If Mexican traffickers decided to push an internal fentanyl market throughout other parts of the country, the consequences would be disastrous.
The year after López Obrador entered office, he specifically took aim at the looming threat of both “fentanilo” and “cristal” [methamphetamine] as an immediate focus of his administration's anti-addiction policy, Juntos Por La Paz, or Together for the Peace.
“We are going to dedicate a day a week showing advances in our plan: why fentanyl is spreading, its effects, everything,” said López Obrador during an October 2019 speech to kick off the 50th-anniversary ceremony of the country's youth rehabilitation programs.
That didn't happen.
In fact, he’s aggressively cut funding to nonprofits and foundations among his many austerity measures aimed at rooting out corruption and fixing the economy. So harm reduction clinics in Mexico have had to rely on foreign aid and donations.
“Probably, [harm reduction advocates] are right when they say they have not had all the support from the government that they could use,” Gady Zabicky, the head of Mexico's National Commission against Addictions (CONADIC), told VICE World News. “We are in the middle of a pandemic and we are in a big transformation of our government… But we have the aim. We share the same principles and the same objectives as the (harm reduction community.)”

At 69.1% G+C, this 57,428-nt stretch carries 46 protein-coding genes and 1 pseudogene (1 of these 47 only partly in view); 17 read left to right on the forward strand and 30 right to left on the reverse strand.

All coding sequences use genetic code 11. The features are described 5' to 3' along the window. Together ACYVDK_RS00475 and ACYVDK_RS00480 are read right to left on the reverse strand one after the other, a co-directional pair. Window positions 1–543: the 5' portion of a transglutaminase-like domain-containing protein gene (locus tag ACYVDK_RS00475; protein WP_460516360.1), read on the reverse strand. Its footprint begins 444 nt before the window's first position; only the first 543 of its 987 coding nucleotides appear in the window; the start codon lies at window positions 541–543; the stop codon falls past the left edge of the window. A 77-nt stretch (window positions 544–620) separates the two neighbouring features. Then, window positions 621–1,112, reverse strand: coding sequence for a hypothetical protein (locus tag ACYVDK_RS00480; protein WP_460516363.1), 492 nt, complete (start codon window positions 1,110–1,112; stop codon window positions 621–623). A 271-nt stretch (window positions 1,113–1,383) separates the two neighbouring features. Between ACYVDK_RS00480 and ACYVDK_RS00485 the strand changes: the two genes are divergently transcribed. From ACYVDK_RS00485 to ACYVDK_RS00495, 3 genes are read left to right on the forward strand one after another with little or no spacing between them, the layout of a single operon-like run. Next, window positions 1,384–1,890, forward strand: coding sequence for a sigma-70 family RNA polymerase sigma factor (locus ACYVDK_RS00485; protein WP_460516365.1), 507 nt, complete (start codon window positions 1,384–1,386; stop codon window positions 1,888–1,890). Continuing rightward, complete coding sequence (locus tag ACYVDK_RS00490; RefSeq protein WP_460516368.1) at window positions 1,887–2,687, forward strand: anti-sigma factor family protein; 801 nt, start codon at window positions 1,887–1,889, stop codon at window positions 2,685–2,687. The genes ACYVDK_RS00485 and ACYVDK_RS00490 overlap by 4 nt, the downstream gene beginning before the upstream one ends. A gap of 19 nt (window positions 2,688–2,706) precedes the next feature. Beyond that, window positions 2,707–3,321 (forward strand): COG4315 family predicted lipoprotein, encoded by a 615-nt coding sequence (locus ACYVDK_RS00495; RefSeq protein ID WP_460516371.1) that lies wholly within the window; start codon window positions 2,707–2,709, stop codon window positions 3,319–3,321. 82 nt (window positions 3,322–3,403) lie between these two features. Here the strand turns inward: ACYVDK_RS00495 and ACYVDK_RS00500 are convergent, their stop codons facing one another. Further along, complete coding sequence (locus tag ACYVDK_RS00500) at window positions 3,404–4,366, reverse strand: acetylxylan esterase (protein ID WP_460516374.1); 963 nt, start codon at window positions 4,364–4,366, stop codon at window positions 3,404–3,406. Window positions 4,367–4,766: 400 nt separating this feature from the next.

He explained that the government is currently operating on an “equation” where it prioritizes prevention, followed by treatment, with harm reduction being the end-of-the-road option. And emphasized they’ve been working on adding psychologists and addiction specialists to hospitals around the country.
But activists complain the government has done nothing to fund independent harm reduction projects and state-run initiatives are few and far between.
So one place took matters into their own hands.
In downtown Mexicali, a couple of hour’s drive from Tijuana east along the U.S/Mexico border, the Verter harm reduction center operates as the only semi-legal open injection site in the country. It is behind a barred window, and nestled between a shop selling sombreros and a new museum commemorating Mexicali's storied Chinese cuisine.
The clinic allows women to inject in one of three booths in a back room, explained its director and co-founder, Lourdes Angulo. Unfortunately, they can't allow men; if they did, she said, “it would always be full.”